Early records show that without doubt the first mechanical instrument used for measuring angles, particularly in connection with navigation, was the astrolabe. There seems to be a slight difference of opinion among early authors as to who should have the credit for making the first instrument but it seems to be agreed that it was used by the early Greek and Arab astronomers and navigators. Several authors give the credit to Hipparchus in about 150 B.C., while others mention that it was invented by Apollonius, a philosopher of Perga in 240 B.C. This instrument in its simplest form consisted of a circle with sighting bar or radial pointer fitted with sight vanes on each end. It was suspended in a vertical position from a ring on top, sights were taken of two stars, or of a star and the horizon and the angle computed from the graduations on the outer edge of the circle.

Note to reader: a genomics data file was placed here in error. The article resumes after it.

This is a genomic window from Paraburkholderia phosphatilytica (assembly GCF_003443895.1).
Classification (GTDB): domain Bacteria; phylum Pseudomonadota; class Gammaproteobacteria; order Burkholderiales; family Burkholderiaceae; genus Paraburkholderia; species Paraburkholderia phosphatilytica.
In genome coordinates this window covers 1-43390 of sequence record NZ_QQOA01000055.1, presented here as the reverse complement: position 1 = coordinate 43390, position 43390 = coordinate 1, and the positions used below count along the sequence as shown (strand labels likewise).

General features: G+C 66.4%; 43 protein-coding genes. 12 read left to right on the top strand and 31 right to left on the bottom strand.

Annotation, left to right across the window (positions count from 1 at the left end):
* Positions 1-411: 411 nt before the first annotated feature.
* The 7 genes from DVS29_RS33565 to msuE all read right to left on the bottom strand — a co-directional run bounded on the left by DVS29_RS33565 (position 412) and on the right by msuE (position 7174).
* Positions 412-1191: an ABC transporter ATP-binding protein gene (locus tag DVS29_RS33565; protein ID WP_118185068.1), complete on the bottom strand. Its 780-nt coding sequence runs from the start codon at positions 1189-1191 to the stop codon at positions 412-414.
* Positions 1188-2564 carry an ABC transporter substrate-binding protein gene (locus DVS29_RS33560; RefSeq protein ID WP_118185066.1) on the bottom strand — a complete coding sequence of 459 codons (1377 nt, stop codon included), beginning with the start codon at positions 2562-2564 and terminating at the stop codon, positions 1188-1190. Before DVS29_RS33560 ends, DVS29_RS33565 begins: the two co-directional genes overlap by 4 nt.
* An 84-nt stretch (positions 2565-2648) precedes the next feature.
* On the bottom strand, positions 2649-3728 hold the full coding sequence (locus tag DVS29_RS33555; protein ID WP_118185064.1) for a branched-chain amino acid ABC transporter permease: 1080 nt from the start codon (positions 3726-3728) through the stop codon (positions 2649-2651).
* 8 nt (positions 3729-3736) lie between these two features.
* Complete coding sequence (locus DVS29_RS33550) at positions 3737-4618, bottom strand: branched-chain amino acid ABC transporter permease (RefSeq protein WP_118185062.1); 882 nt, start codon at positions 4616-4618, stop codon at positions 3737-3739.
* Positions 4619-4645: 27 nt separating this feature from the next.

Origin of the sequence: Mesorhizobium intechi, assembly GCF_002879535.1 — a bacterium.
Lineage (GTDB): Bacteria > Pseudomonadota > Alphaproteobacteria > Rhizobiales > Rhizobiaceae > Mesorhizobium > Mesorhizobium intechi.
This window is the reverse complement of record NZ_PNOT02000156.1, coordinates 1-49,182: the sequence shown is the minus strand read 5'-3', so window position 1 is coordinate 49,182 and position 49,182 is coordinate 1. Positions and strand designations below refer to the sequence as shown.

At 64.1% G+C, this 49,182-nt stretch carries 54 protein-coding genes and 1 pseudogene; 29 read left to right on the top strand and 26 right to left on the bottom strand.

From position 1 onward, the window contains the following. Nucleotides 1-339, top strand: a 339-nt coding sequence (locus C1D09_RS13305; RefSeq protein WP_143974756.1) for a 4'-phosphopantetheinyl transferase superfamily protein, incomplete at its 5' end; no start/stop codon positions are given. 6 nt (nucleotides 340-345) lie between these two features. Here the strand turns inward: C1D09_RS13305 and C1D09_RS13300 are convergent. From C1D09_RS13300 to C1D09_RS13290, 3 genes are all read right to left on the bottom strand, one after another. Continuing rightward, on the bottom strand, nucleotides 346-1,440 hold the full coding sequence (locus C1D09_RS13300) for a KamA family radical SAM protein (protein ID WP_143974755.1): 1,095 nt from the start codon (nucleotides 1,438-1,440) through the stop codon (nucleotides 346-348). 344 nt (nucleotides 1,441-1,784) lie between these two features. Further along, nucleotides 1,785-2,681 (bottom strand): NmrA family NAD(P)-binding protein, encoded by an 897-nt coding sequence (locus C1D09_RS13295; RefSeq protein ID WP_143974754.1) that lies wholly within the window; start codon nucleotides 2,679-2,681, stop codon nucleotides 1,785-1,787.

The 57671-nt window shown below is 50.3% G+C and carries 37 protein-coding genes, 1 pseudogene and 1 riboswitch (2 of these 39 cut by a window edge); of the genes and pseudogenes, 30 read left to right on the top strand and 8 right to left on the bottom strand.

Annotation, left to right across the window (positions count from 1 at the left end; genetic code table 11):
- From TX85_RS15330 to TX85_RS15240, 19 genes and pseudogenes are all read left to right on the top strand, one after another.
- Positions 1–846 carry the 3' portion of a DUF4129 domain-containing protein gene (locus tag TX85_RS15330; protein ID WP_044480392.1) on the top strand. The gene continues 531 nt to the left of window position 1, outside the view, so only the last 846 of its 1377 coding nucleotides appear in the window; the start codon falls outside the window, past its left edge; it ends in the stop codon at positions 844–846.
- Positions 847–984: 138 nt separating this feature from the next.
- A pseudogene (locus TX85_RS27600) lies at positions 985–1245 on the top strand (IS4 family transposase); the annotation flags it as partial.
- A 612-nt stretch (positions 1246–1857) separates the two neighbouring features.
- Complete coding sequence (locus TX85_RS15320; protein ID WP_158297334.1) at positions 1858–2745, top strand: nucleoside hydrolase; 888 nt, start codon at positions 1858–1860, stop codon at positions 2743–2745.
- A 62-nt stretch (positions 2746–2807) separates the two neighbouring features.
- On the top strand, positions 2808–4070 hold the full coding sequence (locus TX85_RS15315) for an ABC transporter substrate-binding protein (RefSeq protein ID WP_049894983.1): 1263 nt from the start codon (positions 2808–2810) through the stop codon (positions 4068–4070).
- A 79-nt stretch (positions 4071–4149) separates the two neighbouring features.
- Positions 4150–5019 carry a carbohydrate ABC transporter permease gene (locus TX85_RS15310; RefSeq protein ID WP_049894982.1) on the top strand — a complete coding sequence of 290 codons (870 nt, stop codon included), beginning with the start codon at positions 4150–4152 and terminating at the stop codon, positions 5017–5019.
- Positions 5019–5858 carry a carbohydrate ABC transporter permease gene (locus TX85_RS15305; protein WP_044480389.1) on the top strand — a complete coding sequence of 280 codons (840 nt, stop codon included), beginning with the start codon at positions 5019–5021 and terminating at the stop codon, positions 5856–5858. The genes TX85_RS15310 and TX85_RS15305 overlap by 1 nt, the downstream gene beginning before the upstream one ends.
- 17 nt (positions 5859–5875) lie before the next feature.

Type used during the sixteenth century. Made of brass plate elaborately decorated. Outer edge is graduated, has sighting bar with sight vane on each end of bar.